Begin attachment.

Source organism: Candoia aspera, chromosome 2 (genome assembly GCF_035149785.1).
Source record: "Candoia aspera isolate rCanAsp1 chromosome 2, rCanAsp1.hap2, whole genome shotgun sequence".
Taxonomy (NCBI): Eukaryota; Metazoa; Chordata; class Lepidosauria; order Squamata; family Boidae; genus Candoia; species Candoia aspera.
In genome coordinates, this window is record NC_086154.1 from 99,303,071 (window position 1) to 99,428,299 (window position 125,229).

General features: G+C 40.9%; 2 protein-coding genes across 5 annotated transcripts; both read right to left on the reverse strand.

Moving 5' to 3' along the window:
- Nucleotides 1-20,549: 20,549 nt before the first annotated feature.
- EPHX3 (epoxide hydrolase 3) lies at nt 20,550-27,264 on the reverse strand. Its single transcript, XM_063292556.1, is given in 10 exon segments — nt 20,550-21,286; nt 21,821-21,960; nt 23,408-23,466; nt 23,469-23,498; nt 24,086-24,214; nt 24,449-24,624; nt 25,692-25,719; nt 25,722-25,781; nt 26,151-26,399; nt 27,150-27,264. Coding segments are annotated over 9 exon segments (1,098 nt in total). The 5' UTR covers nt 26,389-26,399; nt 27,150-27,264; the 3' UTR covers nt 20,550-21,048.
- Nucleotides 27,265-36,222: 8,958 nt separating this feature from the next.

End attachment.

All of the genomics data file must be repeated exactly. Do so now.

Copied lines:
Source organism: Candoia aspera, chromosome 2 (genome assembly GCF_035149785.1).
Source record: "Candoia aspera isolate rCanAsp1 chromosome 2, rCanAsp1.hap2, whole genome shotgun sequence".
Taxonomy (NCBI): Eukaryota; Metazoa; Chordata; class Lepidosauria; order Squamata; family Boidae; genus Candoia; species Candoia aspera.
In genome coordinates, this window is record NC_086154.1 from 99,303,071 (window position 1) to 99,428,299 (window position 125,229).

General features: G+C 40.9%; 2 protein-coding genes across 5 annotated transcripts; both read right to left on the reverse strand.

Moving 5' to 3' along the window:
- Nucleotides 1-20,549: 20,549 nt before the first annotated feature.
- EPHX3 (epoxide hydrolase 3) lies at nt 20,550-27,264 on the reverse strand. Its single transcript, XM_063292556.1, is given in 10 exon segments — nt 20,550-21,286; nt 21,821-21,960; nt 23,408-23,466; nt 23,469-23,498; nt 24,086-24,214; nt 24,449-24,624; nt 25,692-25,719; nt 25,722-25,781; nt 26,151-26,399; nt 27,150-27,264. Coding segments are annotated over 9 exon segments (1,098 nt in total). The 5' UTR covers nt 26,389-26,399; nt 27,150-27,264; the 3' UTR covers nt 20,550-21,048.
- Nucleotides 27,265-36,222: 8,958 nt separating this feature from the next.